Uptake of innovations reframed in terms of embedded entanglements

This post reframes an issue about innovation posed in a previous post, switching which situation is the default and what the issue is.

Everett Rogers’ classic work on diffusion of innovations … posits a bell curve, in which there are a small number of innovators and a few more early adopters, but most people are in a middle group, early and late majority, leaving a small tail of laggards.  In marketing, Geoffrey Moore points to the gap (or “chasm”) between the early adopters and the early majority.  The early majority are, as [an educational colleague] explained to me, prepared to adopt innovations, but they need them to be integrated with their own practical day-to-day concerns and specific situations.  (In contrast, innovators and early adopters take up innovations because they like to try new things.)

This situation is depicted below, where the default situation is innovation and the issue is uptake beyond the early adopters.

UptakeGapA

A few years ago an experienced facilitator admonished me not to think too much about how to support the translation into everyday work and life of tools and processes introduced in a workshop setting.  The advice was to the effect that tools and processes are taken up only if they are introduced in actual work settings.  I am starting to accept this — or, at least, to acknowledge and accept the limits of teaching tools and processes for reflection and collaboration in workshops away from situations that matter to the participants work and lives (see recent post).   In this spirit, the following diagram makes the default situation one in which people are entangled, but open to change through new encounters.  Efforts to innovate outside those contexts can be seen as stepping away from entanglements. What do people (such as myself) lose by positioning themselves in that way?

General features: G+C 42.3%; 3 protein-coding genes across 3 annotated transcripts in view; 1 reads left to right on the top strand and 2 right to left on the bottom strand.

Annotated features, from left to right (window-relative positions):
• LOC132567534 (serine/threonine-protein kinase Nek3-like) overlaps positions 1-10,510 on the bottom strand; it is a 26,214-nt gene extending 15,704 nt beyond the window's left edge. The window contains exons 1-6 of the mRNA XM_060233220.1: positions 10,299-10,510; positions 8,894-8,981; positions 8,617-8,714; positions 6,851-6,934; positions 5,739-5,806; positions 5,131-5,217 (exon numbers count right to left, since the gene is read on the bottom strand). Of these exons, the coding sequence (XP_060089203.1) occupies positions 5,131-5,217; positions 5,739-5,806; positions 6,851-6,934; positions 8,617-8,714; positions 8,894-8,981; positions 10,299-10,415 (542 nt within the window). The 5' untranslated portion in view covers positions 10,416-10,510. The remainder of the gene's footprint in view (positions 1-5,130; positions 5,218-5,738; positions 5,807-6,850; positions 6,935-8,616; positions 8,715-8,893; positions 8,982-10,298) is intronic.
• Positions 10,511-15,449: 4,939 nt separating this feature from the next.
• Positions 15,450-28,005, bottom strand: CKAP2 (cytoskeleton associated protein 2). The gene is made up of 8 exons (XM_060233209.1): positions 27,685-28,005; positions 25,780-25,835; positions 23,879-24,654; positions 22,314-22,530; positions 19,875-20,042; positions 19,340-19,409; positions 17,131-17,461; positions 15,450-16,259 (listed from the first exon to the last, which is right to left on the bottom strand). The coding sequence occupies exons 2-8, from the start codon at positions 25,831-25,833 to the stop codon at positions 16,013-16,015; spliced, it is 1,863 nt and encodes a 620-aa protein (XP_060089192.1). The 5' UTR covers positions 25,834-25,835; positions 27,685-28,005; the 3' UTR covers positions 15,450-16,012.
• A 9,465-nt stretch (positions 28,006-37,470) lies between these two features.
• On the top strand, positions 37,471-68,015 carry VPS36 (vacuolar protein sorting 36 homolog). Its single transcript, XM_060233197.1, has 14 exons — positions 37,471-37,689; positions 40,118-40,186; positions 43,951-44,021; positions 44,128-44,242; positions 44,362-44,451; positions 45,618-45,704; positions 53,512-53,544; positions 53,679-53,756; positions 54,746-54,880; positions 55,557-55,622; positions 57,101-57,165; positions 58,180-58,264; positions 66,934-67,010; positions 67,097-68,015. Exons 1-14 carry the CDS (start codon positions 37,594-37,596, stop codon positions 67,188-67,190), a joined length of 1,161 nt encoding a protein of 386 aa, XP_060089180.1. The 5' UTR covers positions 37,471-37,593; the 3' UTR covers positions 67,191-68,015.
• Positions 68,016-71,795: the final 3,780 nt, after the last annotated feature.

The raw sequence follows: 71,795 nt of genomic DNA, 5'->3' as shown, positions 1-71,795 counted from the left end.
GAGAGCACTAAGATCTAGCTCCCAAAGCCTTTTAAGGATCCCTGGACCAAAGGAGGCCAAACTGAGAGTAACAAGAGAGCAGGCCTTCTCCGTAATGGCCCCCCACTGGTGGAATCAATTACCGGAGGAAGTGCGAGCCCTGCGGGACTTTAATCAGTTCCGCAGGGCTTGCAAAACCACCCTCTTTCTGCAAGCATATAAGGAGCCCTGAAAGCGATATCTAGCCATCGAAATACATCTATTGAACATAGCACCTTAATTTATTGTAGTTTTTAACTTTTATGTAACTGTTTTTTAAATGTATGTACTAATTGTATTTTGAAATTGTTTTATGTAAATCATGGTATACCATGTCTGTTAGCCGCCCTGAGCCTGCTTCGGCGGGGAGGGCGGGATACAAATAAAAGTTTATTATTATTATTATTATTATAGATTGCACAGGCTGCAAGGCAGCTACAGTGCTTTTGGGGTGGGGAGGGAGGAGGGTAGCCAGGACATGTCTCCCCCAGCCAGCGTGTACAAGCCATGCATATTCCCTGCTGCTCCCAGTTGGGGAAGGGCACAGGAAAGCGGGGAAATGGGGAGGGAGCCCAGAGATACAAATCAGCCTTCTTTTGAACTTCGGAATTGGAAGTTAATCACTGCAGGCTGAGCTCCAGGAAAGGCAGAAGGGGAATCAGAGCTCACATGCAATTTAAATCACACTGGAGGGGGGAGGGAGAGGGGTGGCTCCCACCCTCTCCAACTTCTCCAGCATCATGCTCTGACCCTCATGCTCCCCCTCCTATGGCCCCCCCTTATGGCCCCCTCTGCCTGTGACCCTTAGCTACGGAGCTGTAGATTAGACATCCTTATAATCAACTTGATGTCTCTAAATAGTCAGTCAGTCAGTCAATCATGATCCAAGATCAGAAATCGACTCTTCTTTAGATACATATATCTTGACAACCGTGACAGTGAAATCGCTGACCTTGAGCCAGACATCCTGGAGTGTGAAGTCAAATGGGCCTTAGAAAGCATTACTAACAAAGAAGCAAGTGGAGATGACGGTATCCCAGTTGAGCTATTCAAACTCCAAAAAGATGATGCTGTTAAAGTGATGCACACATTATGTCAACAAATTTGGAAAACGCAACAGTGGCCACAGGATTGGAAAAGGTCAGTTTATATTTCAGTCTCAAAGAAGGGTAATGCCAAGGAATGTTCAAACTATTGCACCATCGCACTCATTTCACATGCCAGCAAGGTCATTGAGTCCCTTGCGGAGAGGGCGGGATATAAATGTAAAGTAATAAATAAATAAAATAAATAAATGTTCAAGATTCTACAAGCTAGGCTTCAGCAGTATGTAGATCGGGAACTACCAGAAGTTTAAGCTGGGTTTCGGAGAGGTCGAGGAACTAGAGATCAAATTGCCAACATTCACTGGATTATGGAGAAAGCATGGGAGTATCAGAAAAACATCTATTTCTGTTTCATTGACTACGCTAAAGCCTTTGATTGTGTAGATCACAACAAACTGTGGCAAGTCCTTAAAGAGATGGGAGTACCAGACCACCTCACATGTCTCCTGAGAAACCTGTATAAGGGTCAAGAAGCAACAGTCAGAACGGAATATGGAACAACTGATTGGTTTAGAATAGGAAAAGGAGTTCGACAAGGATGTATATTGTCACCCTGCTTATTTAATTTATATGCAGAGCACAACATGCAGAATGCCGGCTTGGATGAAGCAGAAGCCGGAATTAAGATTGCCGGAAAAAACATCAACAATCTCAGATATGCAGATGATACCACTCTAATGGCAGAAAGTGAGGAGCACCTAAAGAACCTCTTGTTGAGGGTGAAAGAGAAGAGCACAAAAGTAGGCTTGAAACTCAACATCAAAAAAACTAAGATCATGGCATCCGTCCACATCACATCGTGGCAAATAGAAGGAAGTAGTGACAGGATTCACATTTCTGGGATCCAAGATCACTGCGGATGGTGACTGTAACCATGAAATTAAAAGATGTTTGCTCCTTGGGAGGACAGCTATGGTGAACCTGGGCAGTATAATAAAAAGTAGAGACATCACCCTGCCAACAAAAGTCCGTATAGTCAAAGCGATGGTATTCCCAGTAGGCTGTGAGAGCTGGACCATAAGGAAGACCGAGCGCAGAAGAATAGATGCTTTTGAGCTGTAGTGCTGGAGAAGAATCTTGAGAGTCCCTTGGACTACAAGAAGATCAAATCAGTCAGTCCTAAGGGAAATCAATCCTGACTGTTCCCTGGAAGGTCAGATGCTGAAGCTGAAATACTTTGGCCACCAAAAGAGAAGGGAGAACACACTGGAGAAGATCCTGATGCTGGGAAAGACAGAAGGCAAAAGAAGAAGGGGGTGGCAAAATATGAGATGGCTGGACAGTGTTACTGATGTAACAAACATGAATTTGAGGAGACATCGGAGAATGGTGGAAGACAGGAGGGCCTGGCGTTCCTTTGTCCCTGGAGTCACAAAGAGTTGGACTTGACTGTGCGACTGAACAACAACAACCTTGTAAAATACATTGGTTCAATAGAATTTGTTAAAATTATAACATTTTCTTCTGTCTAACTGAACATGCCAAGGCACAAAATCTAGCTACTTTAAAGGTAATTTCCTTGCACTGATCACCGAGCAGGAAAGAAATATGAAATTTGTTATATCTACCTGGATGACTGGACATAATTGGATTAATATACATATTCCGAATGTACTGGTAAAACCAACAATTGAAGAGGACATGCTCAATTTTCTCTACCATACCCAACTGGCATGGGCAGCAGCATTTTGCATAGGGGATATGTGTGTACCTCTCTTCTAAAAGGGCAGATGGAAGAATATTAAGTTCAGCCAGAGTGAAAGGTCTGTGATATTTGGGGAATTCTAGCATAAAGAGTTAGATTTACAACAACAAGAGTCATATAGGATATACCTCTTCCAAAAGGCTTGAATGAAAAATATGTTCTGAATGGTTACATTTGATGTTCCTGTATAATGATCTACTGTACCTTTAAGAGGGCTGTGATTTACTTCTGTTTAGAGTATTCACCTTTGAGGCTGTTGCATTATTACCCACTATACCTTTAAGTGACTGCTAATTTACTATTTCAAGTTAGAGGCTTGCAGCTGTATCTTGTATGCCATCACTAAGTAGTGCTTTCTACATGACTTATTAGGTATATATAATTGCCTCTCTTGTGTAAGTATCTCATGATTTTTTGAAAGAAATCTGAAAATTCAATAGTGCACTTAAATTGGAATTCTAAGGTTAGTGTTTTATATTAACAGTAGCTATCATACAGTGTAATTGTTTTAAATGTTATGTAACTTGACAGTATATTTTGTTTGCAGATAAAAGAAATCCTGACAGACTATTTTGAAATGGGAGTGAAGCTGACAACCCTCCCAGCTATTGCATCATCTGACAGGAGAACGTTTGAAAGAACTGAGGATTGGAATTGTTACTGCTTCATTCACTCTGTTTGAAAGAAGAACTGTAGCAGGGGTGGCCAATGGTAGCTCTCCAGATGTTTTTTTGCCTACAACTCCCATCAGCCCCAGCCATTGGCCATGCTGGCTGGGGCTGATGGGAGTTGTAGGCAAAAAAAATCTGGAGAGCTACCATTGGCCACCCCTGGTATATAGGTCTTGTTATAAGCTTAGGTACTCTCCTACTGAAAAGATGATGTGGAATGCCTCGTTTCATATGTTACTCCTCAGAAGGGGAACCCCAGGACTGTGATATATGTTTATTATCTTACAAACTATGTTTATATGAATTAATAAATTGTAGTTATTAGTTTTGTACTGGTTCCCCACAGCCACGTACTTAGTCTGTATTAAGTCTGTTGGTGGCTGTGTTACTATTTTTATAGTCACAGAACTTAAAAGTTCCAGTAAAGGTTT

UptakeGapB

Advertisements

About Peter J. Taylor
Peter Taylor is a Professor at the University of Massachusetts Boston where he teaches and directs undergraduate and graduate programs on critical thinking, reflective practice, and science-in-society. His research and writing focuses on the complexity of environmental and health sciences in their social context, incl. Unruly Complexity: Ecology, Interpretation, Engagement (U. Chicago Press, 2005) and Nature-nurture? No (2014, http://bit.ly/NNN2014). On reflective practice, see Taking Yourself Seriously: Processes of Research & Engagement (with J. Szteiter, 2012, http://bit.ly/TYS2012).

2 Responses to Uptake of innovations reframed in terms of embedded entanglements

  1. Exactly where did u actually obtain the suggestions to create ““Uptake of innovations reframed in terms of embedded entanglements Probe—Create Change—Reflect”?
    Regards -Franziska

  2. I knew that I needed to elaborate on the sources for this notion. Thank you for reminding me of that.
    The source for the terms entanglements is the so-called new feminist materialism (see e.g., http://bit.ly/12NPtec) or a specific variant of it in Donna Haraway’s Where Species Meet, where she also talks about knots, encounters, and meetings. I have not studied this much, but through conversations have adopted and adapted some vocabulary. In brief, the sensibility (or method) of Haraway involves tracing heterogeneous connections into any knot, with an ethic of curiousity about such connections and of being open to touch (or respons-abilities) in these meetings, allowing for these connections not to be settled, for there to be “no resting place.”

Leave a Reply

Fill in your details below or click an icon to log in:

WordPress.com Logo

You are commenting using your WordPress.com account. Log Out / Change )

Twitter picture

You are commenting using your Twitter account. Log Out / Change )

Facebook photo

You are commenting using your Facebook account. Log Out / Change )

Google+ photo

You are commenting using your Google+ account. Log Out / Change )

Connecting to %s

%d bloggers like this: